By Bettina Boxall
October 22, 2019
In a move that would boost water deliveries to San Joaquin Valley agriculture and Southern California cities, federal fishery agencies are weakening decade-old endangered species protections for some of the state’s most imperiled native fish populations.
The rollback — coming a year after President Trump targeted the regulations in a memo — rewards Central Valley agribusiness interests that are some of the president’s strongest California supporters. To critics, it highlights the extent to which the Trump administration has injected politics into federal oversight of the nation’s leading environmental laws.
The actions also put Gov. Gavin Newsom, a leader of the Trump resistance on many environmental matters, in a politically fraught position — since California’s biggest and most powerful water agencies want the state to go along with the Trump moves.
The fish protections partially govern operations of the giant federal and state pumping plants in the Northern California delta that help supply more than half the state’s population with drinking water and fill irrigation canals stretching across millions of acres of cropland.
The massive water exports have upended the delta’s natural hydrologic rhythms and helped push native fish, such as the delta smelt and winter-run Chinook salmon, to the brink of extinction.
The tension between water supply and environmental protection in the Sacramento-San Joaquin Delta east of San Francisco has fueled more than two decades of legal and political conflict, with no end in sight.
Environmentalists, who successfully challenged similar rollbacks under President George W. Bush, are expected to go to court again to try to block the Trump administration rules, which would likely take effect in January.
Two fishery agencies, the U.S. Fish and Wildlife Service and the National Marine Fisheries Service, were in the process of updating the endangered species protections last year when Trump’s memo directed them to develop plans to revise or rescind regulations that impeded western water deliveries.
Then-Interior Secretary Ryan Zinke also ordered agencies to devise ways to maximize water deliveries from the federal Central Valley Project, which supplies delta water to valley farmers, including the sprawling Westlands Water District. Ryan’s successor at Interior, David Bernhardt, is a former lobbyist-lawyer for Westlands who personally argued an appeals case challenging salmon protections.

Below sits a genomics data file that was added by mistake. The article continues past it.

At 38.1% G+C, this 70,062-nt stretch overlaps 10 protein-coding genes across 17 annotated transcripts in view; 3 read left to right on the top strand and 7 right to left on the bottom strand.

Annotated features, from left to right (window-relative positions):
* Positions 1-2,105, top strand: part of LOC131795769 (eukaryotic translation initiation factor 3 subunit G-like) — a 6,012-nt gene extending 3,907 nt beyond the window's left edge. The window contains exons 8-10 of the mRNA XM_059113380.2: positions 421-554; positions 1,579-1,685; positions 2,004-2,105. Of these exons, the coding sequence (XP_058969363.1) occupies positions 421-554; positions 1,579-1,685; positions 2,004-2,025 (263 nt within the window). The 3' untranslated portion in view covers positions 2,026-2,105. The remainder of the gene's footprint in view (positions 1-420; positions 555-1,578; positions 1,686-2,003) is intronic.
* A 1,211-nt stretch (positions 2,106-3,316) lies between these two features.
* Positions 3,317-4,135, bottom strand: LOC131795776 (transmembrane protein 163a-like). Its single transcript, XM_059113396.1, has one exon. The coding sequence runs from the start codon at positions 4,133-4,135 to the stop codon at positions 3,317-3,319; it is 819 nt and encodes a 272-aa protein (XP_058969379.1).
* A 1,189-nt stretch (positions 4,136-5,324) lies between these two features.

Despite pressure from Washington, scientists with the marine fisheries service in July submitted a 1,123-page report, called a biological opinion, that found the proposed pumping increases would likely jeopardize the continued existence of four species — endangered winter-run Chinook salmon, threatened spring-run Chinook and threatened Central Valley steelhead, as well as endangered Southern Resident killer whales that eat salmon.
The so-called “jeopardy finding” would have made it difficult to significantly ramp up deliveries from the delta. Two days after the opinion was submitted, Paul Souza, the regional U.S. Fish and Wildlife Service official who is coordinating the salmon and delta smelt reviews, pulled the document and assembled a new team to rework it.
The salmon opinion signed Monday dropped the jeopardy findings. A separate smelt opinion prepared by the fish and wildlife service also concluded that the proposed changes in delta operations would not jeopardize the continued existence of the smelt, which have all but disappeared from the delta, their only home.
Souza said the U.S. Bureau of Reclamation, which runs the Central Valley Project, agreed to a number of changes in reservoir and pumping management that cleared the way for the no-jeopardy findings.
“There’s been a lot of change, a lot of negotiation since June that allowed us to address the concerns that were raised originally,” he said Monday.
Under the new rules, Souza said delta pumping restrictions would be based on real-time monitoring of where smelt and migrating salmon are swimming in the delta, rather than the seasonal prescriptions contained in the current regulations.
Reclamation teams in boats would monitor smelt location several times a week and pumping would be curbed if the tiny fish are at risk, he said. Similarly, an increase in the number of salmon entrained at the pumps would reduce exports.
Additionally, Souza said the reclamation bureau has agreed to invest in a conservation hatchery for delta smelt; will monitor turbidity and other delta conditions that smelt favor; and will increase the average May 1 levels of Lake Shasta, the Central Valley Project’s biggest reservoir, to preserve cold water releases necessary to maintain salmon-friendly temperatures in the Sacramento River.
As for how the revisions would affect water deliveries, Souza said he could not put a number on it. The goal “was for us to find flexibility in providing water supply when it did not conflict with fishery conservation. We struck that balance.”
Flexibility, real-time monitoring of the imperiled fish and dropping the existing seasonal pumping limits are all changes sought by Westlands and the Metropolitan Water District of Southern California. They and other water users have bitterly complained about cuts to their water deliveries resulting from endangered species protections adopted in 2008 and 2009.
The same interests successfully lobbied Newsom to veto a bill that would have incorporated those protections in state law.
Environmentalists have said they expect the relaxed pumping limits will return delta exports to the Bush-era levels that a federal appeals court ultimately found violated the Endangered Species Act.